HTML5 A Simple Way to Understand Semantic and Non-Semantic Elements
HTML5 A Simple Way to Understand Semantic and Non-Semantic Elements

HTML5 has introduced various semantic tags that help the developers to write clean and organized code. They have immense importance in Search Engine Optimization too. The right use of semantics can contribute to giving you the benefits of helping a crawler crawl your page successfully.

What are Semantic Elements?

The more readable your code is to a crawler, the more readable it becomes to a human.

-Self

Semantic elements hit right there. Semantic Elements are a group of such tags that clearly defines the layout of your web page. They are the tags that have their meaning visible through their name. Thus they provide more readability to your code. The main advantage of using a semantic tag is you get to structure your code clearly and make it more human-readable.

There are nearly 100 semantic tags as quoted by MDN docs. Each one has its own importance and meaning that they give to your webpage. But surely using all of them is not possible, but we’ll discuss some of the most common ones here.

List of some commonly used Semantic Tags in HTML5

The following list is in no particular order and is also not limited to the only ones listed here.

  • <article>
  • <header>
  • <footer>
  • <aside>
  • <nav>
  • <main>
  • <details>
  • <summary>
  • <section>
  • <figure>
  • <figcaption>

Other than these, <mark>, <time>, <progress>, etc. are some other tags as well.

<article>

<article>
I am used to define an article on your website. I exist on my own, thus I am an independent piece of content.
</article>

<header>

<header>
I am the top most part of your website. I have all the navigation menu enclosed within me. Even the logo of your site should ideally come insider my tags.
</header>

<footer>

<footer>
I am the last tag that is found on your website. I am placed at the foot/bottom section of your layout. I contain all the links related to your menu, your copyright information, sitemap, your social media handles etc.
</footer>

<aside>

<aside>
I am the tag you can use when you want to put some content on the side of your webpage, typically a sidebar.
</aside>

<nav>

<nav>
I am the tag that is responsible for storing your navigation menu or the navbar of your site. I come under header as a good practise. 
</nav>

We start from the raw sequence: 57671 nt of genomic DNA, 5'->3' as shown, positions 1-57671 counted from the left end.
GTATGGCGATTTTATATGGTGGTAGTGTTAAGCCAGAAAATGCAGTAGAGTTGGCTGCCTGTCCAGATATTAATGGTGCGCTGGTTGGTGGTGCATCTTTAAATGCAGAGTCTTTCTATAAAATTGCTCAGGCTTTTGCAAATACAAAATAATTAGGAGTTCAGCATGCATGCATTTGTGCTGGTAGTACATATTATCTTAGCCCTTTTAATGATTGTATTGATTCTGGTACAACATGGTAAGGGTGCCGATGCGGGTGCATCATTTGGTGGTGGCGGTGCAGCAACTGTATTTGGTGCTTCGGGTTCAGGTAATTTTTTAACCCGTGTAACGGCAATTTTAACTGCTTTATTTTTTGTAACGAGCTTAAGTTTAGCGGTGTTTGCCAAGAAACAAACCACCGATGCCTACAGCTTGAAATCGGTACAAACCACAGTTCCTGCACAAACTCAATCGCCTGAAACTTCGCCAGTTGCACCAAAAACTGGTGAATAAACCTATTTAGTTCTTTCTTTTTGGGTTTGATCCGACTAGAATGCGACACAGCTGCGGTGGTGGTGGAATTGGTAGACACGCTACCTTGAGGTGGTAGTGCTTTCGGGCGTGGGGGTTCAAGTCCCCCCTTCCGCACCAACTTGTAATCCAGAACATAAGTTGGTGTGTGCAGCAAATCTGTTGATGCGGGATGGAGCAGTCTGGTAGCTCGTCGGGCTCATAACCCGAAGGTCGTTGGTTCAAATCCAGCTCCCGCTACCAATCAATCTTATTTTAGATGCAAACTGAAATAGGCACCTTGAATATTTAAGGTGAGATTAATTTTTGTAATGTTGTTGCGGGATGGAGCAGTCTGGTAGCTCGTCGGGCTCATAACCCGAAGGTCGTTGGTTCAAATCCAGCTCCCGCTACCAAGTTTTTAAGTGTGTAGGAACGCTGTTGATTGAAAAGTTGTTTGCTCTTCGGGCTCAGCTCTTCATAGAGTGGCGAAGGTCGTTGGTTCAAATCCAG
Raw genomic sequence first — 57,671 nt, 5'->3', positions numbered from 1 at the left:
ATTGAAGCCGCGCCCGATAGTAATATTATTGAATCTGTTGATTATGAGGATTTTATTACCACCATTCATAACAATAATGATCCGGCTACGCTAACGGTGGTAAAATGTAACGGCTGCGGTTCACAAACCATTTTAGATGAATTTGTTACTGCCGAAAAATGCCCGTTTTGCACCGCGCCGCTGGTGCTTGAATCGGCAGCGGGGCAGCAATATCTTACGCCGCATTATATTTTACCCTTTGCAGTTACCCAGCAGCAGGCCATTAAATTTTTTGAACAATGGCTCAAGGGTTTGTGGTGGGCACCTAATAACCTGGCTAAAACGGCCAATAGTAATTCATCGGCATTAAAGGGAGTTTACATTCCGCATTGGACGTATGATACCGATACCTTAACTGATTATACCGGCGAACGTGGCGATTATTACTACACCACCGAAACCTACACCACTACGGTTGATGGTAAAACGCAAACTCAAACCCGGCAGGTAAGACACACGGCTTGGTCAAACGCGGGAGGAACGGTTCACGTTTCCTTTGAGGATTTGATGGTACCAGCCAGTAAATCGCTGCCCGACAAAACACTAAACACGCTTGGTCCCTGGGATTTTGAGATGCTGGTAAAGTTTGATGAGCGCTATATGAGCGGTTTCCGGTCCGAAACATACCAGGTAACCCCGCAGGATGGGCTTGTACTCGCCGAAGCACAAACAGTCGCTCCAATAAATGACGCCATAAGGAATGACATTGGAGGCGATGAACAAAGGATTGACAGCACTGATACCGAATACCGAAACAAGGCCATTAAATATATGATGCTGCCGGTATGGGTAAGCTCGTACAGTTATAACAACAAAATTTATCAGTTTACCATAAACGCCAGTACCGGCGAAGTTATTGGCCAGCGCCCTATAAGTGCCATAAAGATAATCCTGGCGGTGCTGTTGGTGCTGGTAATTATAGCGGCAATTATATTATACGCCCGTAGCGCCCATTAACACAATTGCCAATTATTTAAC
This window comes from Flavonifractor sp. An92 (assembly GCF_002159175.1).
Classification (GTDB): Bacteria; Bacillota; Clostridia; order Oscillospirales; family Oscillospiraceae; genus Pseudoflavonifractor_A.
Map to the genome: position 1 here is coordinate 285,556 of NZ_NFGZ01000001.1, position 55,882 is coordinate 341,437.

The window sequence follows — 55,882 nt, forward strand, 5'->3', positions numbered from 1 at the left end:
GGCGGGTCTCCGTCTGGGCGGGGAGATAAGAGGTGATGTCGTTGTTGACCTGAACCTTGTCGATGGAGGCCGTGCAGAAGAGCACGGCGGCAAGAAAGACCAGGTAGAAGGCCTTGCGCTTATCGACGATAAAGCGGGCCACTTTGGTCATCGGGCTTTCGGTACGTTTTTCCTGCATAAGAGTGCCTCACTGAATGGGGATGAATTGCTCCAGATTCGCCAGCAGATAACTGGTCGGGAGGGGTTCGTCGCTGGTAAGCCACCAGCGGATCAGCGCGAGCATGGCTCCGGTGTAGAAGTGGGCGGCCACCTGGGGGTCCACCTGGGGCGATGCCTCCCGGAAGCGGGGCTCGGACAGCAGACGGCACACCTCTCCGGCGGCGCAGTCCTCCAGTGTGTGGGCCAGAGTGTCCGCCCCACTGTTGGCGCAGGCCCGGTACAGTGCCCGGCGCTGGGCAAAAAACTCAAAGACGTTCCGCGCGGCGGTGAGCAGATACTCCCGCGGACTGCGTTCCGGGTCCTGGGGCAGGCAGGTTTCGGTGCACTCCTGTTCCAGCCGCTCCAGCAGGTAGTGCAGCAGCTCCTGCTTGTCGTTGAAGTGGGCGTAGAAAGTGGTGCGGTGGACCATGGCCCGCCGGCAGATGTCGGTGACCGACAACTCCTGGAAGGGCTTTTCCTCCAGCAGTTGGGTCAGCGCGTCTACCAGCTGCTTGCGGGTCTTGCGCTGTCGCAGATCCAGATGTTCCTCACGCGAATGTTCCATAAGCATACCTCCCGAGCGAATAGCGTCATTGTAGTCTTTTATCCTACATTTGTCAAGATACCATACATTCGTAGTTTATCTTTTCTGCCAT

<main>

<main>
You can use me to display all the content that you want to display to your audience by placing it inside me. 
</main>

<details>

<details>
I am the tag that stores and hide your information until someone clicks on me. As soon as a click is made on my title, I am displayed. By default my title also appears as "Details"
</details>
tag in HTML5
Details tag in HTML5

<summary>

<summary>
I am responsible for changing the title of "details" tag. You can customise me as per your liking.
</summary>
tag in HTML5
Summary tag in HTML5

<section>

<section>
My work is to define a section on your website.
<!--<article> tag can be used inside <section> tag or vice versa.-->
</section>

<figure> and <figcaption>

<figure>
<img src="#" alt="We are enclosed within <figure> tag">
<figcaption> I am here to give caption to your image</figcaption>
</figure>

What are Non-Semantic Elements?

Just the opposite of semantic tags, we have non-semantic tags. The tags that don’t show their function from their name are non-semantic tags. They literally show nothing through their name alone. They require some “class or id” to make them understandable. <div> and <span> tags are some examples.

Look at the following example of code:

<div>
<p> Hello There! We are learning about non-semantic tags here. </p>
<div>
<div>
<p> Non-Semantic tags show nothing through their meaning </p>
<div>
<div>
<p> Example is div and span tag </p>
<div>
<!-- We can have a lot of <div> tags on our webpage. So How can we identify a particular div?-->
<div class="intro">
<p> Hello There! We are learning about non-semantic tags here. </p>
<div>
<!-- We use class and ids to denote a particular non-semantic tag. Here this div is identifiable when a class is being given to it. -->

<div> and <span> tags don’t speak for themselves. They just act as a container to store information. If you want to give identity to them, then the use of CSS classes and ids is a must.

So I hope this article clears the simple difference between both of these tags. It is highly advisable to use the semantic tags in a very organized manner so that they can reap proper benefits for your SEO also. Let me know if you have any other problem areas in HTML, I’ll cover that also.

I have made a video on Techbit’s YouTube channel on the same topic. Please go through it to make your level of understanding even better. I have included some examples of live websites too. And if you still have any doubt, please leave a comment.

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Vaishali Rastogi

Hey There! I am Vaishali Rastogi and I am a tech-researcher. I've been doing writing for a good 4-5 years, so here I am now. Working on my own website to make people digitally aware of the updates in technology.

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